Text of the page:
7.5 mm 1 sensor (MD)
32 mA 30 mm analog QTR-MD-01A $1.61 RC (digital) QTR-MD-01RC 10.2 mm 4 mm × 2 32 mA 30 mm analog QTR-HD-02A$2.12
RC (digital) QTR-HD-02RC
17.0 mm 4 mm × 4
62 mA 40 mm analog QTR-HD-04A $3.26 RC (digital) QTR-HD-04RC 29.0 mm 8 mm × 4 62 mA 40 mm analog QTR-MD-04A$3.44
RC (digital) QTR-MD-04RC
4 mm × 7
125 mA 40 mm analog QTR-HD-07A $5.40 RC (digital) QTR-HD-07RC 61.0 mm 8 mm × 8 125 mA 40 mm analog QTR-MD-08A$6.39
RC (digital) QTR-MD-08RC
4 mm × 15
250 mA 50 mm analog QTR-HD-15A $10.82 RC (digital) QTR-HD-15RC 125.0 mm 4 mm × 31 495 mA 50 mm analog QTR-HD-31A$21.66
RC (digital) QTR-HD-31RC
QTRX sensors
2.9 V to 5.5 V; 3.5 mA max LED current(1); 10 mm optimal range
Board
width
Configuration Max board
current(2)
Max range Output
type
Name 1-piece
price
5.0 mm 1 sensor (HD)
5 mA 30 mm analog QTRX-HD-01A $2.17 RC (digital) QTRX-HD-01RC 7.5 mm 1 sensor (MD) 5 mA 30 mm analog QTRX-MD-01A$1.99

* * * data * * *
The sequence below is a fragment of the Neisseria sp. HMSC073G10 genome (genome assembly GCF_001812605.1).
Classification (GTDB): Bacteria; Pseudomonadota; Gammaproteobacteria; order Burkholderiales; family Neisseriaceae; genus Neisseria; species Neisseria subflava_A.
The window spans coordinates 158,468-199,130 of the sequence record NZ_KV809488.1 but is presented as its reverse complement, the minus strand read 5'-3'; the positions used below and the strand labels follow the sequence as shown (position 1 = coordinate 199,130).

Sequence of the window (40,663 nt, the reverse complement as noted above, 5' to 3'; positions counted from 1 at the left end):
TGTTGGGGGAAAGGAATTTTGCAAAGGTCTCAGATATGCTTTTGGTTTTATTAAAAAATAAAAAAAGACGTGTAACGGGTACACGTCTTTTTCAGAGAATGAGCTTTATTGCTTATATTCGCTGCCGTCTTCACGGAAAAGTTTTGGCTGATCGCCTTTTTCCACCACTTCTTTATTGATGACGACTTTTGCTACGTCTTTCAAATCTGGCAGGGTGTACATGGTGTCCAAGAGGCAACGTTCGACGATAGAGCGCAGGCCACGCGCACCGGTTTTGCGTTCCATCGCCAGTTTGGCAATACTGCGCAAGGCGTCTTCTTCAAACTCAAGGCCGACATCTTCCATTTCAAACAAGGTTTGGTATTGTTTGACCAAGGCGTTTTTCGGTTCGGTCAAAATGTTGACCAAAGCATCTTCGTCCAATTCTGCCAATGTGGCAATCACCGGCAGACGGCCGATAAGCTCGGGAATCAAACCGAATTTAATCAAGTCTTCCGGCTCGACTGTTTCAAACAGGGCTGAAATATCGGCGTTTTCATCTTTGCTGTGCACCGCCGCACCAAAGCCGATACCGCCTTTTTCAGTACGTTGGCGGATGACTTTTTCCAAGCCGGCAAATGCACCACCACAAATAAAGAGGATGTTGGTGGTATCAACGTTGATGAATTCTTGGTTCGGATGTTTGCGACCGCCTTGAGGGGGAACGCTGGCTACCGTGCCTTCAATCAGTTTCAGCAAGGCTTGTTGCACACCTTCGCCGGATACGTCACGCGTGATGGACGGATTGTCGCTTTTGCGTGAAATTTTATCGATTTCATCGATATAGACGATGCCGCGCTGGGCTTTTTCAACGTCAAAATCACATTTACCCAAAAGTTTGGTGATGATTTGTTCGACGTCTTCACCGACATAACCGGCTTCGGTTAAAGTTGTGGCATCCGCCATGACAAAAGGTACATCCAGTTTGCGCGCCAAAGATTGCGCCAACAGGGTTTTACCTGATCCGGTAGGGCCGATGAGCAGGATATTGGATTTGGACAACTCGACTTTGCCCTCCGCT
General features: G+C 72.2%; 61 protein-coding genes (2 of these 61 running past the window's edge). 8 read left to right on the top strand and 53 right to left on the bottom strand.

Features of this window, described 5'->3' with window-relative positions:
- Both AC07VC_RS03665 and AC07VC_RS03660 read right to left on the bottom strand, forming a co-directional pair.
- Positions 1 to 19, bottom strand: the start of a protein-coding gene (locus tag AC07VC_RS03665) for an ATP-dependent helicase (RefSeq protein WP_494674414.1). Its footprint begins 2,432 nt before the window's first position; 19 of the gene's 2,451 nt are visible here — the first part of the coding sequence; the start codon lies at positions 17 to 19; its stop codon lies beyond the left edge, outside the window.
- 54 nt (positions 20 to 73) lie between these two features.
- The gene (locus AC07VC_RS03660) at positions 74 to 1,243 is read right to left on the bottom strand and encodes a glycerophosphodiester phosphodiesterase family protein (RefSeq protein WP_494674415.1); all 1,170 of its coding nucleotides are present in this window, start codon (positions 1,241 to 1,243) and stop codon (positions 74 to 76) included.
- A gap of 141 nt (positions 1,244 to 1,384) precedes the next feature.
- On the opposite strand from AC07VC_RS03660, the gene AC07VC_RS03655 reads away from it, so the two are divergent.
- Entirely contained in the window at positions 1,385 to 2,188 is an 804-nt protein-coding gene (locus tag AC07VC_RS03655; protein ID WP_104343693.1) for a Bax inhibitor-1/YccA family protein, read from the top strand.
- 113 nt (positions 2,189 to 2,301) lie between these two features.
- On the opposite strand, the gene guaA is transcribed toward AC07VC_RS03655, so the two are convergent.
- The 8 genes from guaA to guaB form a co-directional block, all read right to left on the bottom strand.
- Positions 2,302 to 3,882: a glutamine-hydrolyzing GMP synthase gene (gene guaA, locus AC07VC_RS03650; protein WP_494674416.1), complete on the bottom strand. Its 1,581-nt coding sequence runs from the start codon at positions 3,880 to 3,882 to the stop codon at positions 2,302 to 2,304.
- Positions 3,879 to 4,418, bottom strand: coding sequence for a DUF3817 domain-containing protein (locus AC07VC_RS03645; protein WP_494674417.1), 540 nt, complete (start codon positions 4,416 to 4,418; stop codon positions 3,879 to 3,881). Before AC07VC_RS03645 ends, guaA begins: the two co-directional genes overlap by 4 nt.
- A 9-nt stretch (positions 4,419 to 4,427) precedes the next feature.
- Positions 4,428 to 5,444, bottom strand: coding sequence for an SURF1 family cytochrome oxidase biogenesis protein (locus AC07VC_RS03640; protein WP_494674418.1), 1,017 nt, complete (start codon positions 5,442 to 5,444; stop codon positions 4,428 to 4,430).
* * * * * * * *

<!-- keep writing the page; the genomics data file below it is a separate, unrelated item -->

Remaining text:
RC (digital) QTRX-MD-01RC
10.2 mm 4 mm × 2
5 mA 30 mm analog QTRX-HD-02A $2.88 RC (digital) QTRX-HD-02RC 17.0 mm 4 mm × 4 9 mA 40 mm analog QTRX-HD-04A$4.78
RC (digital) QTRX-HD-04RC
29.0 mm 8 mm × 4
9 mA 40 mm analog QTRX-MD-04A $4.96 RC (digital) QTRX-MD-04RC 4 mm × 7 17 mA 40 mm analog QTRX-HD-07A$8.06
RC (digital) QTRX-HD-07RC
61.0 mm 8 mm × 8
17 mA 40 mm analog QTRX-MD-08A $9.43 RC (digital) QTRX-MD-08RC 4 mm × 15 34 mA 50 mm analog QTRX-HD-15A$16.52
RC (digital) QTRX-HD-15RC
125.0 mm 4 mm × 31
68 mA 50 mm analog QTRX-HD-31A $33.44 RC (digital) QTRX-HD-31RC QTRXL sensors 2.9 V to 5.5 V; 30 mA max LED current(1); 20 mm optimal range Board width Configuration Max board current(2) Max range Output type Name 1-piece price 5.0 mm 1 sensor (HD) 32 mA 80 mm analog QTRXL-HD-01A$2.17
RC (digital) QTRXL-HD-01RC
7.5 mm 1 sensor (MD)
32 mA 80 mm analog QTRXL-MD-01A \$1.99
RC (digital) QTRXL-MD-01RC
1 Can be dynamically reduced to any of 32 available dimming levels.
2 With all LEDs on at max brightness setting.

Our introductory promotions are still going strong! Be one of the first 100 customers to use coupon code QTRINTRO and get any of these new sensors at half price! (Limit 3 per item per customer.)